Jacob Hendrik Pierneef

Impressionist Modern

(1886 – 1957)

Jacob Hendrik Pierneef was born in 1886 in Pretoria to Dutch immigrant parents. He left South Africa for Holland as part of the deportation during the Anglo-Boer War (1899-1902) and it was there that Pierneef attended the Rotterdam Academy before his return to Pretoria in 1902. In 1925, at the age of 39, Pierneef again returned to Europe and was exposed to the development of Post-Impressionism, a rejection or altered position from Impressionism following its halted state from the onset of the First World War in 1914, and the move into monumental decorative art.

Pierneef’s return to Europe marked the turning point in his visual and theoretical approach to composition and art making that remained in all his paintings for the entirety of his career. Mainly influenced by the school of thought developed by the Dutch artist and the oretician Willem Van Konijnenburg, which focused on the mathematical logic that should be employed when looking at a subject and then to project the underlying geometric structure into a work. These more graphical elements and styles stem from Egyptian and Assyrian art and Pierneef found a central relationship between this and African art which he translated into his landscapes. He continued to study Bushman paintings, looking at the flat surfaces as well as the schematic and geometrical principles which were used as the major part of each artwork’s construction.

Pierneef’s early works emulate these geometric principles and use simplified flat planes of colour with strong line and structural qualities. Although these principles are affluent in the development of Pierneef’s work, his greatest concern was the pursuit of harmony, order and balance which he reflected through the nature of his subject matter, primarily landscapes. Most of Pierneef’s landscapes that were completed between 1928 and 1935 exemplify his deliberate use of these geometric principles. This theory on his approach is not unlike that of Dutch born artist Piet Mondrian, whose final outcome resulted in complete abstraction. However, Pierneef was more concerned with the “decorative possibilities of his geometrical experiments and did not carry them to an abstract conclusion” (Berman, E. 1993:48), therefore marking a vital difference between his own interpretation and application introduced to him by Van Konijnenburg and his redefinition of these artistic and philosophical terms in a South African environment.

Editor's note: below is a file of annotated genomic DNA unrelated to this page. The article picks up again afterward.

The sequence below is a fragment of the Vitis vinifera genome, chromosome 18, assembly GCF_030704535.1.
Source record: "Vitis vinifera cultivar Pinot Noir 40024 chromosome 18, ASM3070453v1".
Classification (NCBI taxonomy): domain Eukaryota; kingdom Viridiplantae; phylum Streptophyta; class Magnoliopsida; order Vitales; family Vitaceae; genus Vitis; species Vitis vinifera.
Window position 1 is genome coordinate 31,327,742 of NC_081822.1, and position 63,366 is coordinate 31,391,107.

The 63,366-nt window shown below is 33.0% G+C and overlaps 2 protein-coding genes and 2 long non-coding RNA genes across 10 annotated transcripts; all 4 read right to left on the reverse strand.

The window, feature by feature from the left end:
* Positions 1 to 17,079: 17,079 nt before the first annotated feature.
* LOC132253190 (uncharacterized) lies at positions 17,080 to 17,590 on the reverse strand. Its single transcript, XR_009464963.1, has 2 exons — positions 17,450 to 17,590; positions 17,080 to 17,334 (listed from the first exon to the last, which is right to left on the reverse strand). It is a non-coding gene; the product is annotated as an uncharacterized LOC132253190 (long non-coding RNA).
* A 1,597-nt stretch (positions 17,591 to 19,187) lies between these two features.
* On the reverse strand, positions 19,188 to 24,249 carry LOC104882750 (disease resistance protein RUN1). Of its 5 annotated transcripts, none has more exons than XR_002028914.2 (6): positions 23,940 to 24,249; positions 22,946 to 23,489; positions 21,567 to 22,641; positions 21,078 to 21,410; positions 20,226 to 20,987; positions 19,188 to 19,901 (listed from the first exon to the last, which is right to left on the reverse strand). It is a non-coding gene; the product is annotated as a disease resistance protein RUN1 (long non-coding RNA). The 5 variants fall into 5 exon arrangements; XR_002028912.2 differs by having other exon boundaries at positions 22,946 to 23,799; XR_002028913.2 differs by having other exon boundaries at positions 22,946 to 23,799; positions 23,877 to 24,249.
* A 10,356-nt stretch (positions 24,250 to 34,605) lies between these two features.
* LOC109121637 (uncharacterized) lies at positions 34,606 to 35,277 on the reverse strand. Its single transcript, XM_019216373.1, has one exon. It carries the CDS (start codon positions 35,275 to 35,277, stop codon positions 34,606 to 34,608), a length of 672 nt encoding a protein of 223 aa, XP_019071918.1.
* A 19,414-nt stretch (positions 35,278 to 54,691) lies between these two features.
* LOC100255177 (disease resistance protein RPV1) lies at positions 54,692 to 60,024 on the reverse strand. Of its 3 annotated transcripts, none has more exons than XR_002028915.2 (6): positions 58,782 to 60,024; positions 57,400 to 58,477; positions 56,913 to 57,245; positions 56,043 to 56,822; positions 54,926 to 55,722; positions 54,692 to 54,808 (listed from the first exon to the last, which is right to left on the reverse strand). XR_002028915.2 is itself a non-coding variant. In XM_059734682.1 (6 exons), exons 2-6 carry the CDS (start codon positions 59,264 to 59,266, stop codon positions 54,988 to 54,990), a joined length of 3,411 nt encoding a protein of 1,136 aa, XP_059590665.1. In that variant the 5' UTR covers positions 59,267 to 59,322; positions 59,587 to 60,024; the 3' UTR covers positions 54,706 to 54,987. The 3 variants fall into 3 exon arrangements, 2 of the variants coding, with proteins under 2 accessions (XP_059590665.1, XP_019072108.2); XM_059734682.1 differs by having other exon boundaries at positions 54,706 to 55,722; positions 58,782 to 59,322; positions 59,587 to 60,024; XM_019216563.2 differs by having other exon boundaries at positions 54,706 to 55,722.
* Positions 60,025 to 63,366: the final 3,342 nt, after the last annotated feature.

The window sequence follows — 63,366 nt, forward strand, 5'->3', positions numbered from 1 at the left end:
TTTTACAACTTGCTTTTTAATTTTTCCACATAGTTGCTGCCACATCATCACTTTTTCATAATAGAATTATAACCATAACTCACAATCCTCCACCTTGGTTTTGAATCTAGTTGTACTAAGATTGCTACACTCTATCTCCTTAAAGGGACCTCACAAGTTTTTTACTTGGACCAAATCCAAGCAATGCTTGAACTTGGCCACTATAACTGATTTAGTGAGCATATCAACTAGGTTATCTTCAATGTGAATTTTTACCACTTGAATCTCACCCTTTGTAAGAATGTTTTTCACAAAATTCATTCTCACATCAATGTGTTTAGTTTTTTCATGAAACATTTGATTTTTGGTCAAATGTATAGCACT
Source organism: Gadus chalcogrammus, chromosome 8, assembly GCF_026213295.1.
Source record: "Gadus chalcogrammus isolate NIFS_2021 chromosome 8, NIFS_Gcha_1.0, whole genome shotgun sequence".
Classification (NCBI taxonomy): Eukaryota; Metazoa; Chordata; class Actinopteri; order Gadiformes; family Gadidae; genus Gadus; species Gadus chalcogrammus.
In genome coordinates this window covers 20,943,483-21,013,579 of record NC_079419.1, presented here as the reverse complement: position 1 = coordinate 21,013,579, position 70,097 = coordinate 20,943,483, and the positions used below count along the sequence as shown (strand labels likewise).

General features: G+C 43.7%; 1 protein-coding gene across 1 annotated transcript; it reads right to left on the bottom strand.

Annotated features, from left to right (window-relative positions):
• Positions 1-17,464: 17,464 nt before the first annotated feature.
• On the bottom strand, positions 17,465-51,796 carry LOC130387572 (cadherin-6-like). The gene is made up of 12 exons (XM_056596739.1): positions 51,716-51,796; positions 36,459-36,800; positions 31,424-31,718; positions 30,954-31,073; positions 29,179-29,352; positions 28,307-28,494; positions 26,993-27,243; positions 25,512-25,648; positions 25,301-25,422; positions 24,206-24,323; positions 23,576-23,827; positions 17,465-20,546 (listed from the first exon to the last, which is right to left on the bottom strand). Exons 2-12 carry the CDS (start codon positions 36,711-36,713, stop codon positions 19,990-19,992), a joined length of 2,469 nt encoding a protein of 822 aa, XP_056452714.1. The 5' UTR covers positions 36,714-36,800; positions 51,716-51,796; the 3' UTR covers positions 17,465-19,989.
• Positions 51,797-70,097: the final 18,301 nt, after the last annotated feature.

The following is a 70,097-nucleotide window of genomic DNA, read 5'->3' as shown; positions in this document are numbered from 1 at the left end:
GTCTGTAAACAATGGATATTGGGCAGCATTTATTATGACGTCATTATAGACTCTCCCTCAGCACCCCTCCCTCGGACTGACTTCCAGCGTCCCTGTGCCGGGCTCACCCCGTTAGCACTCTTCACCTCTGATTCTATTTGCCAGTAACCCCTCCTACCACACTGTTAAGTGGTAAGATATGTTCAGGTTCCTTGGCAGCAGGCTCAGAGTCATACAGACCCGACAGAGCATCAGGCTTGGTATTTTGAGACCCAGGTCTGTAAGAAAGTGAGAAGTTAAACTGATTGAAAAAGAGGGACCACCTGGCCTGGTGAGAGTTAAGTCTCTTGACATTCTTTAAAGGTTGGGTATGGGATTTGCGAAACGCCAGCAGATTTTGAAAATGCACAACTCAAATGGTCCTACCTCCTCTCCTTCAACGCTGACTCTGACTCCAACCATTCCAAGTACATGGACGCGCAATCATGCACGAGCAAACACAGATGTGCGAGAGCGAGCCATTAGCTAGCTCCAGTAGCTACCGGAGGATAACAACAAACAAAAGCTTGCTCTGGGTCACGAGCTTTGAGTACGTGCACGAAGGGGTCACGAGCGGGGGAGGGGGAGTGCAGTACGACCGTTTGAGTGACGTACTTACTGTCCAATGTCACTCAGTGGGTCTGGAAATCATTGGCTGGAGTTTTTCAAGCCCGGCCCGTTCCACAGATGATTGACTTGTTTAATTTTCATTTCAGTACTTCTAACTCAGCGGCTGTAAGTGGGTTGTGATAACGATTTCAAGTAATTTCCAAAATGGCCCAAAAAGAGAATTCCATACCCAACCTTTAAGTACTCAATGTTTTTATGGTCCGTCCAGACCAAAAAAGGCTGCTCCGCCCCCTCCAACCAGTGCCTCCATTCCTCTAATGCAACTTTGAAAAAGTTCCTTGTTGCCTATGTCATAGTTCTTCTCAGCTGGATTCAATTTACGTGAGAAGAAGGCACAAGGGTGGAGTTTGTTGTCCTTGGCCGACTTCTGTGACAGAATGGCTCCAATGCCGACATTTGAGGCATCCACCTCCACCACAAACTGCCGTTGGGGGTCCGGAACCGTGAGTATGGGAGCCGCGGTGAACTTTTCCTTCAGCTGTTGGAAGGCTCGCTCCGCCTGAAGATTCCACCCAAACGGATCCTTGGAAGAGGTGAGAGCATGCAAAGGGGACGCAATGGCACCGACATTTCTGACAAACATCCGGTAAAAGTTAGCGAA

This approach gradually became less analytical and began to form Pierneef’s signature style of work in his linocuts, drawings and paintings. As Pierneef’s career advanced the philosophical and theological basis of the teachings he was influenced by were no longer deliberately delved into and completely fell away over time showing an absence of conspicuous geometry, but left a firm establishment of the equilibrium and proportion that was now forever inherent in his works.

Pierneef found a lifelong love of painting the Highveld and Transvaal areas of South Africa, rarely including figures or structures and if so it was often dwarfed into insignificance against the imposition and magnificence of the landscape rendered around it. His affluence as an artist and his passion for art as a teacher created a new outlook for landscape painting and marked a significant shift in thought and approach, making him one of the most pre-eminent old masters in South African art.

1886

Born in Pretoria

1900

Pierneef family deported to Holland via the East African Coast

1902

Returned to Pretoria with the end of the Anglo-Boer War

1910

Sold his first oil painting ‘Meintjies Kop’ to Emil Schweikerdt

1912

Appointed at the State Library in Pretoria

Exhibited with Smithard and Pieter Wenning as a member of ‘The Individualists’ Group’

1917

Elected as a member of South African Society of Artists

Drew illustrations for ‘Die Brandwag’

1920-23

Appointed lecturer in art in Pretoria and Heidelberg Normal Colleges

Showed his work in Cape Town and Stellenbosch

1923

Decided on a fulltime career in art

Painting expedition to South West Africa

1924

Divorced his first wife and remarried Marian Frances Schoop (witnessed by G.W. Pilkington)

Received his first commission, murals for a school in Ficksburg

1925

Travelled to Europe: exhibited in Amsterdam